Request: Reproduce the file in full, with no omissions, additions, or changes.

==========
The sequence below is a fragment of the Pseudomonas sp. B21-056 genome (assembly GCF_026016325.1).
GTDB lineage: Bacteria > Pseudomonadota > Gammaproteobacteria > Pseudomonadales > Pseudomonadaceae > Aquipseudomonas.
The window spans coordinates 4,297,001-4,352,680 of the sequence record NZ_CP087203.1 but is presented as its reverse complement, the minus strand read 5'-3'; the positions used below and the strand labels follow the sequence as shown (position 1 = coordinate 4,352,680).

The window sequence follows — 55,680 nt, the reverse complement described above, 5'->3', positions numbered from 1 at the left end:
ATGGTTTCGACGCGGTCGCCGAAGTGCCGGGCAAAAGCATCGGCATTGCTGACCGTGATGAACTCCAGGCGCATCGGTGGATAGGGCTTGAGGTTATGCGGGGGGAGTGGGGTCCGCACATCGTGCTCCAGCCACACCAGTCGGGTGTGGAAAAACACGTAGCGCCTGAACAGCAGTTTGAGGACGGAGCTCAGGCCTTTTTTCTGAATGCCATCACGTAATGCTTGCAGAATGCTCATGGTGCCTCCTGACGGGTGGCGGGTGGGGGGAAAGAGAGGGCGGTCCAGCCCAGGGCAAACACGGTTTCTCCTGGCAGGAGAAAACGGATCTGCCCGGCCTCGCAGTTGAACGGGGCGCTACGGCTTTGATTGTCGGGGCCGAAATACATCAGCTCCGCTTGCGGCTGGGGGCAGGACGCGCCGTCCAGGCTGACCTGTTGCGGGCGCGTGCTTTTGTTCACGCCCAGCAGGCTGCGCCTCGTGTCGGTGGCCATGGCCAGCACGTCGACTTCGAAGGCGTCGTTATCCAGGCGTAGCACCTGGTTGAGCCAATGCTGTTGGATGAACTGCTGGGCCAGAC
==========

The sequence below is a fragment of the Pseudomonas sp. B21-056 genome (assembly GCF_026016325.1).
GTDB lineage: Bacteria > Pseudomonadota > Gammaproteobacteria > Pseudomonadales > Pseudomonadaceae > Aquipseudomonas.
The window spans coordinates 4,297,001-4,352,680 of the sequence record NZ_CP087203.1 but is presented as its reverse complement, the minus strand read 5'-3'; the positions used below and the strand labels follow the sequence as shown (position 1 = coordinate 4,352,680).

The window sequence follows — 55,680 nt, the reverse complement described above, 5'->3', positions numbered from 1 at the left end:
ATGGTTTCGACGCGGTCGCCGAAGTGCCGGGCAAAAGCATCGGCATTGCTGACCGTGATGAACTCCAGGCGCATCGGTGGATAGGGCTTGAGGTTATGCGGGGGGAGTGGGGTCCGCACATCGTGCTCCAGCCACACCAGTCGGGTGTGGAAAAACACGTAGCGCCTGAACAGCAGTTTGAGGACGGAGCTCAGGCCTTTTTTCTGAATGCCATCACGTAATGCTTGCAGAATGCTCATGGTGCCTCCTGACGGGTGGCGGGTGGGGGGAAAGAGAGGGCGGTCCAGCCCAGGGCAAACACGGTTTCTCCTGGCAGGAGAAAACGGATCTGCCCGGCCTCGCAGTTGAACGGGGCGCTACGGCTTTGATTGTCGGGGCCGAAATACATCAGCTCCGCTTGCGGCTGGGGGCAGGACGCGCCGTCCAGGCTGACCTGTTGCGGGCGCGTGCTTTTGTTCACGCCCAGCAGGCTGCGCCTCGTGTCGGTGGCCATGGCCAGCACGTCGACTTCGAAGGCGTCGTTATCCAGGCGTAGCACCTGGTTGAGCCAATGCTGTTGGATGAACTGCTGGGCCAGAC